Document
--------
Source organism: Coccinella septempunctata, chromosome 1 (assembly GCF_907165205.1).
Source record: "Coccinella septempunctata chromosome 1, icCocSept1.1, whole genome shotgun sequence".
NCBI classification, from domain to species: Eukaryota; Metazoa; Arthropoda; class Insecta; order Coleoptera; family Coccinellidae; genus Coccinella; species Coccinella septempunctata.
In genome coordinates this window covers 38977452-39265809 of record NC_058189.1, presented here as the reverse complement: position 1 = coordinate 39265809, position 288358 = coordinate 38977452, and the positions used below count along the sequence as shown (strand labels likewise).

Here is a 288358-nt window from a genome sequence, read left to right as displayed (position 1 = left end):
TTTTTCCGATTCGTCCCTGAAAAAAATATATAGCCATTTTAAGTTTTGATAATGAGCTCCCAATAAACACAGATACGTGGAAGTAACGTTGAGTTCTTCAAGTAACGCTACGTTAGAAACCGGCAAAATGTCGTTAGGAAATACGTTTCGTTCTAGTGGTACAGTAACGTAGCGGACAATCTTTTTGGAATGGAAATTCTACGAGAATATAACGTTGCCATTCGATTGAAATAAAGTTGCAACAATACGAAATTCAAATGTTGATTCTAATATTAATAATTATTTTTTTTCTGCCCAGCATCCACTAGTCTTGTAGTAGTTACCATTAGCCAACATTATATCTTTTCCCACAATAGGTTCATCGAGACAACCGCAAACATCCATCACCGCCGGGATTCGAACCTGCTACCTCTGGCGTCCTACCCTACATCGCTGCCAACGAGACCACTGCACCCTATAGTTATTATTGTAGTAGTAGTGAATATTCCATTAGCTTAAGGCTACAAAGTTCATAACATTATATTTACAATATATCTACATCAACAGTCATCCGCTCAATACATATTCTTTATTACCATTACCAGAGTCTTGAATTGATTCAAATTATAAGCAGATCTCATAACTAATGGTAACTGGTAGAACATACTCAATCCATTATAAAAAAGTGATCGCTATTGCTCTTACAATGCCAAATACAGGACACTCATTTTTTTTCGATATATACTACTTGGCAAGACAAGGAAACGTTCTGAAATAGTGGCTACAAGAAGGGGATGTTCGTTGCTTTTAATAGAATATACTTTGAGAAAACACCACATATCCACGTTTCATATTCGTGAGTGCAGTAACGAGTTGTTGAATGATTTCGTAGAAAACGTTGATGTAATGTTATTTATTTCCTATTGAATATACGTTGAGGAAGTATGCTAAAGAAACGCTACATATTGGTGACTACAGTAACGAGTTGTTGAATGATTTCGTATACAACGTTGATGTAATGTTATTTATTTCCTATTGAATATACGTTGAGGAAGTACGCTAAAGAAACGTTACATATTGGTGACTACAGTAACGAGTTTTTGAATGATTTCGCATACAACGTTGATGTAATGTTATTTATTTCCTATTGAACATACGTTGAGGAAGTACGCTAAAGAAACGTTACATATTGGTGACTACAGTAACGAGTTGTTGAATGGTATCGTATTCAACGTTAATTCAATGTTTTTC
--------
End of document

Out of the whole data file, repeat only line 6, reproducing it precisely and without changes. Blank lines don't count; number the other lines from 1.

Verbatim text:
TTTTTCCGATTCGTCCCTGAAAAAAATATATAGCCATTTTAAGTTTTGATAATGAGCTCCCAATAAACACAGATACGTGGAAGTAACGTTGAGTTCTTCAAGTAACGCTACGTTAGAAACCGGCAAAATGTCGTTAGGAAATACGTTTCGTTCTAGTGGTACAGTAACGTAGCGGACAATCTTTTTGGAATGGAAATTCTACGAGAATATAACGTTGCCATTCGATTGAAATAAAGTTGCAACAATACGAAATTCAAATGTTGATTCTAATATTAATAATTATTTTTTTTCTGCCCAGCATCCACTAGTCTTGTAGTAGTTACCATTAGCCAACATTATATCTTTTCCCACAATAGGTTCATCGAGACAACCGCAAACATCCATCACCGCCGGGATTCGAACCTGCTACCTCTGGCGTCCTACCCTACATCGCTGCCAACGAGACCACTGCACCCTATAGTTATTATTGTAGTAGTAGTGAATATTCCATTAGCTTAAGGCTACAAAGTTCATAACATTATATTTACAATATATCTACATCAACAGTCATCCGCTCAATACATATTCTTTATTACCATTACCAGAGTCTTGAATTGATTCAAATTATAAGCAGATCTCATAACTAATGGTAACTGGTAGAACATACTCAATCCATTATAAAAAAGTGATCGCTATTGCTCTTACAATGCCAAATACAGGACACTCATTTTTTTTCGATATATACTACTTGGCAAGACAAGGAAACGTTCTGAAATAGTGGCTACAAGAAGGGGATGTTCGTTGCTTTTAATAGAATATACTTTGAGAAAACACCACATATCCACGTTTCATATTCGTGAGTGCAGTAACGAGTTGTTGAATGATTTCGTAGAAAACGTTGATGTAATGTTATTTATTTCCTATTGAATATACGTTGAGGAAGTATGCTAAAGAAACGCTACATATTGGTGACTACAGTAACGAGTTGTTGAATGATTTCGTATACAACGTTGATGTAATGTTATTTATTTCCTATTGAATATACGTTGAGGAAGTACGCTAAAGAAACGTTACATATTGGTGACTACAGTAACGAGTTTTTGAATGATTTCGCATACAACGTTGATGTAATGTTATTTATTTCCTATTGAACATACGTTGAGGAAGTACGCTAAAGAAACGTTACATATTGGTGACTACAGTAACGAGTTGTTGAATGGTATCGTATTCAACGTTAATTCAATGTTTTTC